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Britons protest against ‘racist’ nationality bill outside parliament

Several organizations and members of the public participate in demonstrations against the Nationality and Borders Bill, in Parliament Square Gardens, London, the UK, on January 6, 2022.

British protesters have rallied in Westminster to protest against the Nationality and Borders Bill, calling for the “racist” legislation to be scrapped.

Several organizations, including Migrants Organize, Media Diversified, and Sikh Council UK, demonstrated alongside members of the public outside the Palace of Westminster against the bill on Thursday, calling it a “tool to divide.”

The new bill, presented to the parliament by Home Secretary Priti Patel, will allow the government to strip Britons of their citizenship without any prior warning. Under the new legislation, almost half of ethnic minorities could be deprived of their citizenship status, compared to just one in 20 people from a white background.

It was passed in the House of Commons earlier in December last year, and is currently being debated in the House of Lords.

It triggered condemnation from MPs and campaigners at the time, who labeled it as “inhumane.” More than 300,000 people have signed a government petition against the bill, demanding its suspension.

Sabby Dhalu, 42, from Stand Up to Racism, said at the protest site that the bill’s “sole function is simply racism. It’s a tool to divide, distract, and scapegoat and it [is] part of a failing government agenda to blame Black people, brown people, and refugees.”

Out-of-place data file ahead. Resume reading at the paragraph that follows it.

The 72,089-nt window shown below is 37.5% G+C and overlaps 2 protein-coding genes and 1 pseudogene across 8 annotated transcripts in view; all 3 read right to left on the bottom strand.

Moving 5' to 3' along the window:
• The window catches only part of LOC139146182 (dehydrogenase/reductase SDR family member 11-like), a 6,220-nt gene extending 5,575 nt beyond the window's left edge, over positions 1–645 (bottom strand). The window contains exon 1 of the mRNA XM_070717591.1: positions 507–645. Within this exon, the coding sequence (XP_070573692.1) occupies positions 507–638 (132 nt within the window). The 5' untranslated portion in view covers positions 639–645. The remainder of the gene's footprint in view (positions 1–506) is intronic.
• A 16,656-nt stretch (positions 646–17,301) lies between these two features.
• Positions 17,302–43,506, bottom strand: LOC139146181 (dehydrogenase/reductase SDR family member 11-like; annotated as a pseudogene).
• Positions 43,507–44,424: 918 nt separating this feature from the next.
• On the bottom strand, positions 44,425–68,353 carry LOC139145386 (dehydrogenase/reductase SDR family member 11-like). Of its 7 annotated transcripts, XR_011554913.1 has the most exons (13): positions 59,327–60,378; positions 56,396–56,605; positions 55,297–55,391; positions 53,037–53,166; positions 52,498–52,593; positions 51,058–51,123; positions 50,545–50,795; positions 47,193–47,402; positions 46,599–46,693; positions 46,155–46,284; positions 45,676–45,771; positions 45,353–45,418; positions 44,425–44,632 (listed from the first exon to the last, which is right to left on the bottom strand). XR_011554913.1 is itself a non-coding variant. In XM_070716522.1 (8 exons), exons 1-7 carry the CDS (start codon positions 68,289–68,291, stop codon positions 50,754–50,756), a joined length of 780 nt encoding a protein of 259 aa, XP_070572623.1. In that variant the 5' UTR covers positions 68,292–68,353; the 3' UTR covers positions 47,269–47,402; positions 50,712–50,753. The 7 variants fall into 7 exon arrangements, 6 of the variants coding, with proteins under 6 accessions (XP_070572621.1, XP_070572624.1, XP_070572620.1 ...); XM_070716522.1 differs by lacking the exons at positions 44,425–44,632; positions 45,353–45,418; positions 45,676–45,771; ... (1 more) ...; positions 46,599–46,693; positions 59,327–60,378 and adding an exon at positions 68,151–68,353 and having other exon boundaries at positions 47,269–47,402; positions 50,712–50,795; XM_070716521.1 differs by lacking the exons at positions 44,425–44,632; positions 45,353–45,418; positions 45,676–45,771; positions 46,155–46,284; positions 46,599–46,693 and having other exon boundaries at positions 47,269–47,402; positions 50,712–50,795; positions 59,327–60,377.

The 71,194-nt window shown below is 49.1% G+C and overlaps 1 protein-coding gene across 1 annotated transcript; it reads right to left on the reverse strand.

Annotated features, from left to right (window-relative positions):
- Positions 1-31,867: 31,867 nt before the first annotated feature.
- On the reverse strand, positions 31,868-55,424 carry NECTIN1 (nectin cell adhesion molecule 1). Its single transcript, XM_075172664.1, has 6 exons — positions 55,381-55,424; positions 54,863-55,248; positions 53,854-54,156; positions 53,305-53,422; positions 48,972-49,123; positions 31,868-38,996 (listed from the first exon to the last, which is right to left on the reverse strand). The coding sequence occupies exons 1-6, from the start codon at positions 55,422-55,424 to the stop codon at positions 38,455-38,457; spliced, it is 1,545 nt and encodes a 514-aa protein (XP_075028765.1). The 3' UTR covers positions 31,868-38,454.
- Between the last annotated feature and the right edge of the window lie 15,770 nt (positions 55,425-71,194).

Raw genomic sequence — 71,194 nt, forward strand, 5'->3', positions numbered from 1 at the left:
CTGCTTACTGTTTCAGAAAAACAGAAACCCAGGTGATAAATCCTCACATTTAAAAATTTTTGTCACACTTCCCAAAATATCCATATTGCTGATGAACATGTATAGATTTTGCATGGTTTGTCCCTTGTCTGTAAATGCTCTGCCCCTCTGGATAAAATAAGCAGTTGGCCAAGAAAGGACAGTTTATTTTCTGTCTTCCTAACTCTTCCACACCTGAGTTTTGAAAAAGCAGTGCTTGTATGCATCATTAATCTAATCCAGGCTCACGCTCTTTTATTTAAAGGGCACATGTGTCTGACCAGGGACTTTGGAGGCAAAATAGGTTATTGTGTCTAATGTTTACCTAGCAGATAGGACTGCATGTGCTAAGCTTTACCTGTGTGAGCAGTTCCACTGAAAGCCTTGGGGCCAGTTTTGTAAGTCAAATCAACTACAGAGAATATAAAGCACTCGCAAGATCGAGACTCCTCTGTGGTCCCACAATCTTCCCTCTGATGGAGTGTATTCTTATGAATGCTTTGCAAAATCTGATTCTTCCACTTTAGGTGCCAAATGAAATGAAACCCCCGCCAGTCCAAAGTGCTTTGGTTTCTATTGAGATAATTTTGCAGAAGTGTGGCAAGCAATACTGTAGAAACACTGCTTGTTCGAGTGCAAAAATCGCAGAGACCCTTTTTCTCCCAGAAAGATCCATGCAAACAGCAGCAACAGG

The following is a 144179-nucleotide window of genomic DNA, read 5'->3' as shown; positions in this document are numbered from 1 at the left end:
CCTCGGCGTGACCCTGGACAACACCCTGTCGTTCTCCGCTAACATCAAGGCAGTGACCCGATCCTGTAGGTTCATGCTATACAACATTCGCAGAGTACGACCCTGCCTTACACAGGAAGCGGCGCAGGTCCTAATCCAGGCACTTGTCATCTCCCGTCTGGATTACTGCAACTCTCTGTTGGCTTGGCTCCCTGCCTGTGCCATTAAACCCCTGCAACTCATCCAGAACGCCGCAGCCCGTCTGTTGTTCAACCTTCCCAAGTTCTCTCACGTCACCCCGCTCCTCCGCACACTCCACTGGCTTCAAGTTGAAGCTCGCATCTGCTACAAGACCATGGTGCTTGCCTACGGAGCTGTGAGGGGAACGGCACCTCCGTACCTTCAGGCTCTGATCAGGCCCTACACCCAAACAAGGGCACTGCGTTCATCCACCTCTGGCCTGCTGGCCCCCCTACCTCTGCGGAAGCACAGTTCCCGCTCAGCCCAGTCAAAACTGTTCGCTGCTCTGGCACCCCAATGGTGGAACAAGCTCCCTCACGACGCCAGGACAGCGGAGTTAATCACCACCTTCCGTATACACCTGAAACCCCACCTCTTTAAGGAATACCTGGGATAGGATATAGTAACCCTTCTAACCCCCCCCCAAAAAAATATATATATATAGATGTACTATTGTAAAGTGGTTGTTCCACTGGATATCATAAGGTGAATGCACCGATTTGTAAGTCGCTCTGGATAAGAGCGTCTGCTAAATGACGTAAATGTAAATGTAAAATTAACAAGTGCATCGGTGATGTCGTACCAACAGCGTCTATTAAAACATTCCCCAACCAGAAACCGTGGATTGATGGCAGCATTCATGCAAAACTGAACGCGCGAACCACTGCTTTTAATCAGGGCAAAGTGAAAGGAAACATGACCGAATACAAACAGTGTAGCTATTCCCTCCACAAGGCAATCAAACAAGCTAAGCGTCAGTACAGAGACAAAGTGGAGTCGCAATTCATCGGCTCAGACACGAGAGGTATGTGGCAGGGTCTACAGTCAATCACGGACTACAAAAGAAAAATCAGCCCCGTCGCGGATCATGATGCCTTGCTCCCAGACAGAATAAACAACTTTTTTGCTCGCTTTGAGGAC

“I strongly believe that aspects of it, like Clause 9, will mean that innocent Black people will be deported like we saw in the Windrush scandal, and we have a duty to oppose that, not just let it happen again,” Dhalu added.

The Windrush scandal refers to a decision by the Home Office that wrongly detained, denied legal rights to, and deported at least 83 people from the UK in 2018.

“It’s being seen as racist and creating a second-class citizenship of who is ‘more British’ than another,” Ragad Altikriti, president of the Muslim Association of Britain, said, adding that, “Suddenly, this law is saying that if you come from a different background and the government does not like your behavior — as the rulings are very vague — your citizenship could be stripped.”

Removing citizenship is not a new phenomenon in the UK, as the government has been able to do it for more than a century, with the home secretary deciding each case personally.

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